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Harvard Health Publications

Fine-Needle Aspiration (FNA) of the Breast

What is the test?

A doctor can do fine needle aspiration in the office by inserting a slender needle into the area of concern and drawing out (aspirating) either fluid from a cyst or a small amount of tissue from a solid mass. Cells from a mass, and sometimes fluid from a cyst, is then sent for microscopic evaluation to determine whether cancer is present. Fine needle aspiration is most commonly used to drain a breast cyst that feels tender or sore. If the cyst is a simple cyst (one that looks clear in an ultrasound exam) and isn't tender, it doesn't require aspiration.

How do I prepare for the test?

Tell your doctor if you're allergic to lidocaine or similar local anesthetics. Otherwise, no preparation is necessary.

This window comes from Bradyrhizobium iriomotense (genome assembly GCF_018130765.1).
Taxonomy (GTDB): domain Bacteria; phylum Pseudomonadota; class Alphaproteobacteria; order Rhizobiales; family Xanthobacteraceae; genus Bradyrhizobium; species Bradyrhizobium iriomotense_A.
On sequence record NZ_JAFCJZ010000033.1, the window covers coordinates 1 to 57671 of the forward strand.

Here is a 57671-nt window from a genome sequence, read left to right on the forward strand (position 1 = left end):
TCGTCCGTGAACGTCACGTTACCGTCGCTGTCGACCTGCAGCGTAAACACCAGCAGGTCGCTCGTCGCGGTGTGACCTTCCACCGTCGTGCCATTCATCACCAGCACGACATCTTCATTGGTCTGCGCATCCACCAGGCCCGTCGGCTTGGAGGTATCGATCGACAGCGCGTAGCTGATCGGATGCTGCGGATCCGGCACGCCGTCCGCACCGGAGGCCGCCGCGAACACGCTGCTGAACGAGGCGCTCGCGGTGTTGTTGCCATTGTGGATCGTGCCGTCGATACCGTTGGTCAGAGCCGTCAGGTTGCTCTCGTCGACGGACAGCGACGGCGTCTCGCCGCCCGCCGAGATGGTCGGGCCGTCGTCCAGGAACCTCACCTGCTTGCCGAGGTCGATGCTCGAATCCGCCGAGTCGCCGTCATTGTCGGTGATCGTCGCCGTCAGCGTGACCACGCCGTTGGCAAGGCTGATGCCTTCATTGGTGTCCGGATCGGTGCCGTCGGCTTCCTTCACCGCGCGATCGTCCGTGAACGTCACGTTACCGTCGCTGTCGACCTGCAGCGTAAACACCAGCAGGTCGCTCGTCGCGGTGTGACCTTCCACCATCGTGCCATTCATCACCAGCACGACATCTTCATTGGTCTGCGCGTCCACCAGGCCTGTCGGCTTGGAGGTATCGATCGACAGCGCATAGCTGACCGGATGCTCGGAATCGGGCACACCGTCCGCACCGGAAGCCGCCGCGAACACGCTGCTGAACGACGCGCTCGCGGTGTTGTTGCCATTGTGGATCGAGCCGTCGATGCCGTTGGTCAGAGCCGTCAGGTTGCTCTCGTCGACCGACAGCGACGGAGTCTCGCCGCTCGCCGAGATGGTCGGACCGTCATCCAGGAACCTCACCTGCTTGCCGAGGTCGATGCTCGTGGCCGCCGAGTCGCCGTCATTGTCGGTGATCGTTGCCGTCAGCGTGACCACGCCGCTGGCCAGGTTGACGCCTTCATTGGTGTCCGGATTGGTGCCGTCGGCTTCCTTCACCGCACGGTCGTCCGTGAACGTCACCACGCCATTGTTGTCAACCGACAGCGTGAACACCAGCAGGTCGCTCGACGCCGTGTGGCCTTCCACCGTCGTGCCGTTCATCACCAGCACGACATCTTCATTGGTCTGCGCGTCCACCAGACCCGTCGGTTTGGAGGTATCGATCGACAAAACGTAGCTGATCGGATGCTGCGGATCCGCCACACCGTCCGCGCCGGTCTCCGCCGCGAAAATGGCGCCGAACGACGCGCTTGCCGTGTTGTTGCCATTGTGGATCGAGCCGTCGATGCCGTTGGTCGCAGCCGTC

What happens when the test is performed?

You wear a hospital gown or undress from the waist up. After examining your breast to feel the lump and cleaning your skin with alcohol and other disinfectants, the doctor may inject a local anesthetic, but even without this numbing medicine, you should feel little pain. Next, he or she gently pinches your breast to hold the lump steady while taking the biopsy. The needle is attached to a syringe, a suction device that "aspirates" or pulls tissue into the needle. To get a good sample, the doctor moves the needle in and out of the lump several times.

In some cases ultrasound will be used to guide the needle.

What risks are there from the test?

You might have a small amount of bruising in the area of the breast that was sampled and some mild soreness afterward.

Must I do anything special after the test is over?

No.

How long is it before the result of the test is known?

Your doctor should have a final report in a few days. If the cells removed during aspiration are not cancerous but the lump feels questionable or appears suspicious on a mammogram or ultrasound, the doctor may recommend further testing with a large core needle biopsy or surgical biopsy.


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